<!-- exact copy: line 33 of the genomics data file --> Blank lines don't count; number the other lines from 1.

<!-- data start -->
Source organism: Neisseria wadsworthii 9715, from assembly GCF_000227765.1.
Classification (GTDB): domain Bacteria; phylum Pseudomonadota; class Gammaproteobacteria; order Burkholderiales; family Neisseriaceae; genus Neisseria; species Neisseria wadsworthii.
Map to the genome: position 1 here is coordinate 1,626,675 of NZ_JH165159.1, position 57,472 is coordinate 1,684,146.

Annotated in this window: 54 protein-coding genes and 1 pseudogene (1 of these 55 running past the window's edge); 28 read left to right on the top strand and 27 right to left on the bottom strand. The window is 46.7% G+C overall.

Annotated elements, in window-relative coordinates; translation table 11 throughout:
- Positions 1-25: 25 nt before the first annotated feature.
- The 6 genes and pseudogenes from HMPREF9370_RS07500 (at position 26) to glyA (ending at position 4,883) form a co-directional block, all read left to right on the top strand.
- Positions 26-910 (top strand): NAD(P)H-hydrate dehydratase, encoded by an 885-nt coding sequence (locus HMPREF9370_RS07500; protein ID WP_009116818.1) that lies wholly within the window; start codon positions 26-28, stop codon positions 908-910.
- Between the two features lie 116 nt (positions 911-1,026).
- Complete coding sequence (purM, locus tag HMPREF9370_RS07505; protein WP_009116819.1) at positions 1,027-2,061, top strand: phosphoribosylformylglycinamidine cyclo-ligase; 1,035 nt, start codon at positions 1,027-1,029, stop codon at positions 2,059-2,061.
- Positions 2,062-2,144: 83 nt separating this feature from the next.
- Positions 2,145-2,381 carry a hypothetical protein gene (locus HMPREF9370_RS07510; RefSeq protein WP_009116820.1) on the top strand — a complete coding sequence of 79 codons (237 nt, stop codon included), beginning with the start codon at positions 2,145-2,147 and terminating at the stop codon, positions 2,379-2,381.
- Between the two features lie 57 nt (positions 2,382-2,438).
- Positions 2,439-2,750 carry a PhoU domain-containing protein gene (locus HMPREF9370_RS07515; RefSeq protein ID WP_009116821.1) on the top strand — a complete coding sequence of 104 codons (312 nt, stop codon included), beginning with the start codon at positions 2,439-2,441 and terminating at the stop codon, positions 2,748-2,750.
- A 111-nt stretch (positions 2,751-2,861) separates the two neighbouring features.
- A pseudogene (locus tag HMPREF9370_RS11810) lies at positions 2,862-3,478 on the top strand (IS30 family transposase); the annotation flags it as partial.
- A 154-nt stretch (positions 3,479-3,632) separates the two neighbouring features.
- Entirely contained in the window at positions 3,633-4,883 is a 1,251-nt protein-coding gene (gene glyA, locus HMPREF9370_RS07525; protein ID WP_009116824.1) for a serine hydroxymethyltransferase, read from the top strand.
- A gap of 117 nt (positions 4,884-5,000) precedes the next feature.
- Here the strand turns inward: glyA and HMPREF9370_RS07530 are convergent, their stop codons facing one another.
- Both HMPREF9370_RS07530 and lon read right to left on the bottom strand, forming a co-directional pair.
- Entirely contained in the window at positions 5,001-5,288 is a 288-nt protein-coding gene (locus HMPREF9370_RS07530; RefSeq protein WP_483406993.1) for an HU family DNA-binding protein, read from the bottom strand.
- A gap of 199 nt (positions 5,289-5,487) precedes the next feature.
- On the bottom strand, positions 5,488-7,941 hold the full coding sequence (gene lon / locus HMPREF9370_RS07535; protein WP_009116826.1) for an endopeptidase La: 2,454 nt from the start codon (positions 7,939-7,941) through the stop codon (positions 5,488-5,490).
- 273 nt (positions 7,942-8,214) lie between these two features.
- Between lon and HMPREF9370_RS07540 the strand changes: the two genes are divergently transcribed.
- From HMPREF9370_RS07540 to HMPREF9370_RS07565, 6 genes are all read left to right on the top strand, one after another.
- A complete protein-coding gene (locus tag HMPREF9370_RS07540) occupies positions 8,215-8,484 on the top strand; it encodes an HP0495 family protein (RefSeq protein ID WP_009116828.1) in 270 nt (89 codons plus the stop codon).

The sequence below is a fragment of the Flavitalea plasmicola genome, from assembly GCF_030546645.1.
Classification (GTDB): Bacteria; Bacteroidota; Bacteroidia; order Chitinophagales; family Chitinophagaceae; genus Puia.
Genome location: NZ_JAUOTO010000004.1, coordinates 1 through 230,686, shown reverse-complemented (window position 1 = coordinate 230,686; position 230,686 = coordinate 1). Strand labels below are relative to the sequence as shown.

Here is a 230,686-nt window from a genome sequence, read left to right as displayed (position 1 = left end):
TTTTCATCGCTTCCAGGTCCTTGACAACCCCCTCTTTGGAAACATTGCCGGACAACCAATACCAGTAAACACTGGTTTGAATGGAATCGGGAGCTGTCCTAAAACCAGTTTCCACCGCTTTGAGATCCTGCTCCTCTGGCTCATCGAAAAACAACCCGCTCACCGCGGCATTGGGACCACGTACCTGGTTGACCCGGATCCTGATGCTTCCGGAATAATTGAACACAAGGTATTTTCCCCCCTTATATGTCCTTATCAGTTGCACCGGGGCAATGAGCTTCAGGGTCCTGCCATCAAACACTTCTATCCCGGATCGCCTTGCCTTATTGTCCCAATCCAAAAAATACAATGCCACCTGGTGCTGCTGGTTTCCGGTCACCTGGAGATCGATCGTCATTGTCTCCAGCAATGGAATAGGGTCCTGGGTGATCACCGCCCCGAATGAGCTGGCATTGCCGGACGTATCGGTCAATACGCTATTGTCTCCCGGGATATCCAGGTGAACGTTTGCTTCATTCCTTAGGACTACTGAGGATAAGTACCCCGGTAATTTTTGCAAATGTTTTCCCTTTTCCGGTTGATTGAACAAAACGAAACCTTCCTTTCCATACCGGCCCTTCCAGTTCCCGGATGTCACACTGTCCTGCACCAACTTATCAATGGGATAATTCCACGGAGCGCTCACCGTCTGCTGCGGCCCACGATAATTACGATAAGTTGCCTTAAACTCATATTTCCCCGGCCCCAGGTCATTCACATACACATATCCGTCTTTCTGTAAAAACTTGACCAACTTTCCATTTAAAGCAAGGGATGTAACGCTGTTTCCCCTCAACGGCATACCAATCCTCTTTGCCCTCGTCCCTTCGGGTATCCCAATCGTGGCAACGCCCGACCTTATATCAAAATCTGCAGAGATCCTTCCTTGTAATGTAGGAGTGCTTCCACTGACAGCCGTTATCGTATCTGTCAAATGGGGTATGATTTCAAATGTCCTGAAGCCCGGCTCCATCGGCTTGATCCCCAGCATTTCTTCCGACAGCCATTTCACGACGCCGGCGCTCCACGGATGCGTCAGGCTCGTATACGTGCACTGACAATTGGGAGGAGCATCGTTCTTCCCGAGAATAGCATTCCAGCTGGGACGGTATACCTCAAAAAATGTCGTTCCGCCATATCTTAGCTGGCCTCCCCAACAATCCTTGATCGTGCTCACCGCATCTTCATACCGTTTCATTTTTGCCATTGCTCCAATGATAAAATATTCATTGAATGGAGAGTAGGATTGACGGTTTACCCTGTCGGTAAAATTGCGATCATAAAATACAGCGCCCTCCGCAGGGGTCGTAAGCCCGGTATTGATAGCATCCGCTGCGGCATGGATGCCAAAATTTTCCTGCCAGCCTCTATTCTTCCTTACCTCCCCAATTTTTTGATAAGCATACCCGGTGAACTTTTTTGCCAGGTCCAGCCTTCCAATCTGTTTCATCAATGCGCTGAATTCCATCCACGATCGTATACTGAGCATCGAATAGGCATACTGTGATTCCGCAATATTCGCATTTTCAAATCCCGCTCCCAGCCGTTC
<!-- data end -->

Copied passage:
TTTTCATCGCTTCCAGGTCCTTGACAACCCCCTCTTTGGAAACATTGCCGGACAACCAATACCAGTAAACACTGGTTTGAATGGAATCGGGAGCTGTCCTAAAACCAGTTTCCACCGCTTTGAGATCCTGCTCCTCTGGCTCATCGAAAAACAACCCGCTCACCGCGGCATTGGGACCACGTACCTGGTTGACCCGGATCCTGATGCTTCCGGAATAATTGAACACAAGGTATTTTCCCCCCTTATATGTCCTTATCAGTTGCACCGGGGCAATGAGCTTCAGGGTCCTGCCATCAAACACTTCTATCCCGGATCGCCTTGCCTTATTGTCCCAATCCAAAAAATACAATGCCACCTGGTGCTGCTGGTTTCCGGTCACCTGGAGATCGATCGTCATTGTCTCCAGCAATGGAATAGGGTCCTGGGTGATCACCGCCCCGAATGAGCTGGCATTGCCGGACGTATCGGTCAATACGCTATTGTCTCCCGGGATATCCAGGTGAACGTTTGCTTCATTCCTTAGGACTACTGAGGATAAGTACCCCGGTAATTTTTGCAAATGTTTTCCCTTTTCCGGTTGATTGAACAAAACGAAACCTTCCTTTCCATACCGGCCCTTCCAGTTCCCGGATGTCACACTGTCCTGCACCAACTTATCAATGGGATAATTCCACGGAGCGCTCACCGTCTGCTGCGGCCCACGATAATTACGATAAGTTGCCTTAAACTCATATTTCCCCGGCCCCAGGTCATTCACATACACATATCCGTCTTTCTGTAAAAACTTGACCAACTTTCCATTTAAAGCAAGGGATGTAACGCTGTTTCCCCTCAACGGCATACCAATCCTCTTTGCCCTCGTCCCTTCGGGTATCCCAATCGTGGCAACGCCCGACCTTATATCAAAATCTGCAGAGATCCTTCCTTGTAATGTAGGAGTGCTTCCACTGACAGCCGTTATCGTATCTGTCAAATGGGGTATGATTTCAAATGTCCTGAAGCCCGGCTCCATCGGCTTGATCCCCAGCATTTCTTCCGACAGCCATTTCACGACGCCGGCGCTCCACGGATGCGTCAGGCTCGTATACGTGCACTGACAATTGGGAGGAGCATCGTTCTTCCCGAGAATAGCATTCCAGCTGGGACGGTATACCTCAAAAAATGTCGTTCCGCCATATCTTAGCTGGCCTCCCCAACAATCCTTGATCGTGCTCACCGCATCTTCATACCGTTTCATTTTTGCCATTGCTCCAATGATAAAATATTCATTGAATGGAGAGTAGGATTGACGGTTTACCCTGTCGGTAAAATTGCGATCATAAAATACAGCGCCCTCCGCAGGGGTCGTAAGCCCGGTATTGATAGCATCCGCTGCGGCATGGATGCCAAAATTTTCCTGCCAGCCTCTATTCTTCCTTACCTCCCCAATTTTTTGATAAGCATACCCGGTGAACTTTTTTGCCAGGTCCAGCCTTCCAATCTGTTTCATCAATGCGCTGAATTCCATCCACGATCGTATACTGAGCATCGAATAGGCATACTGTGATTCCGCAATATTCGCATTTTCAAATCCCGCTCCCAGCCGTTC